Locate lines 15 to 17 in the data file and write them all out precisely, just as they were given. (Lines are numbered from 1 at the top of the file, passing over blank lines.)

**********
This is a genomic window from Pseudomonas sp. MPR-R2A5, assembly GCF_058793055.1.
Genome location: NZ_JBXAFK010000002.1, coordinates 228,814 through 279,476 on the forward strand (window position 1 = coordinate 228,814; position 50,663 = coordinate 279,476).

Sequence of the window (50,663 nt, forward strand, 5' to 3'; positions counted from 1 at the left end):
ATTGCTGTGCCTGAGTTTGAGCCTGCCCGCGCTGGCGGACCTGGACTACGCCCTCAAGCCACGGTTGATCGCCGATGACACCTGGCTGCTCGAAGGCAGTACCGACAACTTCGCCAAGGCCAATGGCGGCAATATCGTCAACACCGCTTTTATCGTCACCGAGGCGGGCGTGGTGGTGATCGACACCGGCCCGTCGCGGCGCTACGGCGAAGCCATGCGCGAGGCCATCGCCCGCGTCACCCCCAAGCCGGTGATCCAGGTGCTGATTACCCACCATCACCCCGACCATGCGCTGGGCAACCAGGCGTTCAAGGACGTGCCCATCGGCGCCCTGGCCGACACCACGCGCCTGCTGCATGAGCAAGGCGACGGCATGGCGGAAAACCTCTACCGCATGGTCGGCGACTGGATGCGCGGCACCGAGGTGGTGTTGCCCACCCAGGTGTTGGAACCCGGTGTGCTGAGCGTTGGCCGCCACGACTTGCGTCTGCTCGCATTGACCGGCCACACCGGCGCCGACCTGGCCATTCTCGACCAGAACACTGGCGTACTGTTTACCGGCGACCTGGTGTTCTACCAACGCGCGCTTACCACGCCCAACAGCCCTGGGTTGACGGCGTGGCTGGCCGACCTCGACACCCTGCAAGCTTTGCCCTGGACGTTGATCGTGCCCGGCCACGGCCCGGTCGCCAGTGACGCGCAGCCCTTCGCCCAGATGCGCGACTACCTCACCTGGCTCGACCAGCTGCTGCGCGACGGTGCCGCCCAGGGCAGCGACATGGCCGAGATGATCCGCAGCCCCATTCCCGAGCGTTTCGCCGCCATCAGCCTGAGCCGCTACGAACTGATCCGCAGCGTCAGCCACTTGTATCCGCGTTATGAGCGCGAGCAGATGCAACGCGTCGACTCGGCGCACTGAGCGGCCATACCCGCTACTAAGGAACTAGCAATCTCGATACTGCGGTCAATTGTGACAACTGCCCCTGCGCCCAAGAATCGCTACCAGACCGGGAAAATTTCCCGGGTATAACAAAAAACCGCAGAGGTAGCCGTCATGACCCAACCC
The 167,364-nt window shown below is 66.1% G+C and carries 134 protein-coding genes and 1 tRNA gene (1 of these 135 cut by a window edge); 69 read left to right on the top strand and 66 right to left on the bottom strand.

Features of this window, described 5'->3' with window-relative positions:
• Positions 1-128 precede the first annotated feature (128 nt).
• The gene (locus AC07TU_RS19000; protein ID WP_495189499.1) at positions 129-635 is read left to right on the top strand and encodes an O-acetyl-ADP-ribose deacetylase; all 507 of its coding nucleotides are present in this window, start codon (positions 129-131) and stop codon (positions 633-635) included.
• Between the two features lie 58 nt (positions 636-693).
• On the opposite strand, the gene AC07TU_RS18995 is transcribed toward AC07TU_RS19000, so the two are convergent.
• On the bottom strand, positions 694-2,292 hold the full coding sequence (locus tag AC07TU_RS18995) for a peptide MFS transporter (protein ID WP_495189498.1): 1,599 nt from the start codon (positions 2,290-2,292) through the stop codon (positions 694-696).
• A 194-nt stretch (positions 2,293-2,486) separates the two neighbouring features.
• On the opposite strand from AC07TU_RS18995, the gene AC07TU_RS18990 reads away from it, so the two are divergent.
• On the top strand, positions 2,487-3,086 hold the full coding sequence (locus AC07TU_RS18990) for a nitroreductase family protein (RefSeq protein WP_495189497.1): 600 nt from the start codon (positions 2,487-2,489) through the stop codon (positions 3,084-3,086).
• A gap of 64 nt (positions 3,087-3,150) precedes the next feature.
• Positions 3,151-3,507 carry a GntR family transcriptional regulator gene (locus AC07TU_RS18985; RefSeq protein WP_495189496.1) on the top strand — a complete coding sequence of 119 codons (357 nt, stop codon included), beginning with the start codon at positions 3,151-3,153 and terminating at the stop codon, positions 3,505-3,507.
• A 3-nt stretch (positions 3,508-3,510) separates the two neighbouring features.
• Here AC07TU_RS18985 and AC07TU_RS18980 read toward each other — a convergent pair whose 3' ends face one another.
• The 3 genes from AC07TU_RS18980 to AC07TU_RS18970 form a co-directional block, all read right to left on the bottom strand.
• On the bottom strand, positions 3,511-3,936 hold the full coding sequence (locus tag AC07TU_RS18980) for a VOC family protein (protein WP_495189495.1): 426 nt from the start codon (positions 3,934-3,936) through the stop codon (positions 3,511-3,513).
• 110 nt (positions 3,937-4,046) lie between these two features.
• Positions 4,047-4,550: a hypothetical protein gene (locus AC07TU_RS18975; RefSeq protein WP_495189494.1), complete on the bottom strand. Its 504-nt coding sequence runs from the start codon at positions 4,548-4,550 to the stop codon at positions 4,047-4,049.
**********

• A gap of 64 nt (positions 3,087-3,150) precedes the next feature.
• Positions 3,151-3,507 carry a GntR family transcriptional regulator gene (locus AC07TU_RS18985; RefSeq protein WP_495189496.1) on the top strand — a complete coding sequence of 119 codons (357 nt, stop codon included), beginning with the start codon at positions 3,151-3,153 and terminating at the stop codon, positions 3,505-3,507.
• A 3-nt stretch (positions 3,508-3,510) separates the two neighbouring features.